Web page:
But if there's one quarterback who can adapt to a change of that magnitude, it's Brady.
"There’s quite a bit of turnover, like we all know and we’ve seen. I’m used to that," Brady told reporters Thursday. "There’s not many things that I haven’t had to deal with over the course of my time – at tight end or running back or receiver or offensive line.
"We’ll try to find a way to make it work."
While Brady has had less to work with in the past and exceeded expectations regardless, there's no doubt the rug was pulled from under him in terms of personnel.
Brady's top wideout and maybe the NFL's most productive receiver over the past six years in Wes Welker is now catching passes from Peyton Manning, and a severe dent has been put into Brady's once All-World tight end tandem of Aaron Hernandez and Gronkowski. Hernandez is in jail after being convicted of murder, and Gronk's health is one of the league's biggest question marks.
Brady restructured his contract earlier this year to free up cap room for the team to work with in free agency. Yet instead of giving a well-deserved payday to Welker, Brady's most reliable weapon, the Patriots let Welker walk and replaced him with the oft-injured Danny Amendola, formerly of the St. Louis Rams.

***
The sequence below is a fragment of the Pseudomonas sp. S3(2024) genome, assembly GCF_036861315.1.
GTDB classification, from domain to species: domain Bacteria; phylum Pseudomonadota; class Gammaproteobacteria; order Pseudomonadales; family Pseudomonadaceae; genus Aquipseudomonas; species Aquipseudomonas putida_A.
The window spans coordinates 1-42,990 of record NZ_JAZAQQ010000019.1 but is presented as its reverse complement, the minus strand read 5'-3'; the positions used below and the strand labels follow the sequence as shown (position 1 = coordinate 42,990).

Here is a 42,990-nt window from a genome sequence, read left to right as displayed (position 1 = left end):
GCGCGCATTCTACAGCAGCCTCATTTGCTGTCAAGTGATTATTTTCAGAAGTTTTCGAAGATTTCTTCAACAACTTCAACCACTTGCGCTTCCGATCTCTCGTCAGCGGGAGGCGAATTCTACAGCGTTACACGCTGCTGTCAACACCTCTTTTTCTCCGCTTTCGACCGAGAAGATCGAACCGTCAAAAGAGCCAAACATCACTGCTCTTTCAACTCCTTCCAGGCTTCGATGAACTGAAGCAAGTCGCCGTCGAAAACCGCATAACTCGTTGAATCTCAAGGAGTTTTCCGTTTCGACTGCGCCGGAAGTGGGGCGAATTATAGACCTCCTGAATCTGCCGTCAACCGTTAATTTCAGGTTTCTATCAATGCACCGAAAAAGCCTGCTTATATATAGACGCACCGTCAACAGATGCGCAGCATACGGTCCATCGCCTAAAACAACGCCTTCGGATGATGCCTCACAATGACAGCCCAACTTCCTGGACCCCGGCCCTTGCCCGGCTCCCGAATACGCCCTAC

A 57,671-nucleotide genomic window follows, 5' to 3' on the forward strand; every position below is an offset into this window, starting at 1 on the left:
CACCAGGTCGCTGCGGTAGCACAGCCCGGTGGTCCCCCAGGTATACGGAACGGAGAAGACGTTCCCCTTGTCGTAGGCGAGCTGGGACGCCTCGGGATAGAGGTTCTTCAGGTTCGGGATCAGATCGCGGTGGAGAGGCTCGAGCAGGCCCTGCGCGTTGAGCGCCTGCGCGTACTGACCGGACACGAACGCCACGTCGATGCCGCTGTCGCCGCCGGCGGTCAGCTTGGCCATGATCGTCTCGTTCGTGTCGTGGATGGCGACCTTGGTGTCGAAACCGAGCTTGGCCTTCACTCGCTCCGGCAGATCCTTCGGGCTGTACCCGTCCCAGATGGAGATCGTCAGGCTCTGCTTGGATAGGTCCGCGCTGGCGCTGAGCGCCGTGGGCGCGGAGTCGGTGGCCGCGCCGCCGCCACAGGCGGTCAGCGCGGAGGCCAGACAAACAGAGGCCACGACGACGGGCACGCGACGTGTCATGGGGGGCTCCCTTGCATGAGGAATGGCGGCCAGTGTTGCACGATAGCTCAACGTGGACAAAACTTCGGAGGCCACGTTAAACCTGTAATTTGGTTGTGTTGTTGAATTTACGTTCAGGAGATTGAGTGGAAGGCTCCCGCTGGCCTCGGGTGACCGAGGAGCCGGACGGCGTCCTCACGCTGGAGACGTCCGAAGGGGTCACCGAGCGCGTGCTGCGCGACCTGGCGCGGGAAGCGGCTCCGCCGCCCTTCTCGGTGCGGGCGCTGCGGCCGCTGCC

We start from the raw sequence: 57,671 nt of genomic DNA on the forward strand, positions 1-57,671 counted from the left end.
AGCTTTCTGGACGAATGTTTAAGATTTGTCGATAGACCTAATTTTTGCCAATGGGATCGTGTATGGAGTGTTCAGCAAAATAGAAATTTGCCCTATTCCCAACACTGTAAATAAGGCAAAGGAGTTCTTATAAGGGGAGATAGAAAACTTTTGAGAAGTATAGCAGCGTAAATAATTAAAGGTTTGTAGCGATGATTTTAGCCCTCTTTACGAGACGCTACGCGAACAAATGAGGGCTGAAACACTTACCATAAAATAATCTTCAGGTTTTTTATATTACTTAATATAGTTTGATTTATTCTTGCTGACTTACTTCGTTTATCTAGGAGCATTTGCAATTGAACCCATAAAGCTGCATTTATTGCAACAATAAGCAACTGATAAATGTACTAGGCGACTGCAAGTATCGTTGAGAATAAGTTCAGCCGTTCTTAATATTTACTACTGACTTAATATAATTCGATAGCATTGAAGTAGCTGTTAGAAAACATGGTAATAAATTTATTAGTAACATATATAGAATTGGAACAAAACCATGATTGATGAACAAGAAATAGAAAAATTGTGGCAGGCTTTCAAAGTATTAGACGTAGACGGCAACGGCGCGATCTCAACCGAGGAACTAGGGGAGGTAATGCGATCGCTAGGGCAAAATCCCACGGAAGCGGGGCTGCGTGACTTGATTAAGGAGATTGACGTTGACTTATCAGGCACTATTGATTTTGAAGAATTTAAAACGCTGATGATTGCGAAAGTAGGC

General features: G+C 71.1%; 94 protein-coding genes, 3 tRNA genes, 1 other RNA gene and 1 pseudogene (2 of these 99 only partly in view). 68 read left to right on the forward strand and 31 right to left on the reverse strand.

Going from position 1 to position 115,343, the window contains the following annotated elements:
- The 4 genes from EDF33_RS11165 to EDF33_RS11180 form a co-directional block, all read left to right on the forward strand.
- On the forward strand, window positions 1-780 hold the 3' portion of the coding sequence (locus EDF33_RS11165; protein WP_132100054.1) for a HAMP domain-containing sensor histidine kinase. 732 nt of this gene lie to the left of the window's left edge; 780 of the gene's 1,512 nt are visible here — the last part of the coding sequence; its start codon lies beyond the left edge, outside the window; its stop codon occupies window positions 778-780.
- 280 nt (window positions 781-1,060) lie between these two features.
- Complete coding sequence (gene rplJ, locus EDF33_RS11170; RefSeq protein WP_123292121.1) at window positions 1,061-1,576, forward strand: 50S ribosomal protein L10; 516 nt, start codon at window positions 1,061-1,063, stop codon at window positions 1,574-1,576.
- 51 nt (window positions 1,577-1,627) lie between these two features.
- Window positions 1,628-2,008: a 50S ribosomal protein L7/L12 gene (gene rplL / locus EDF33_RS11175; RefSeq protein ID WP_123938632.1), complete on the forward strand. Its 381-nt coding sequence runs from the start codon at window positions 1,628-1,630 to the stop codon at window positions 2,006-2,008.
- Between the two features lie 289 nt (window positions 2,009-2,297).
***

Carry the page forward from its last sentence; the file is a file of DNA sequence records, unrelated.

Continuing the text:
Meanwhile, rookies Aaron Dobson and Josh Boyce, along with Brady's lone familiar receiver Julian Edelman, will occupy the space left by the departed Brandon Lloyd and Deion Branch. The tight end situation will be handled with some combination of Jake Ballard, Daniel Fells and Michael Hoomanawanui.
Brady will prepare the same with whoever he's given to work with.
"We have five or six weeks until our first game. We have nine practices until we go practice against Philly. I’m excited," Brady said. "We put a lot of work in this spring to see where we’re at now. Hopefully we can start building on where we left off six weeks ago."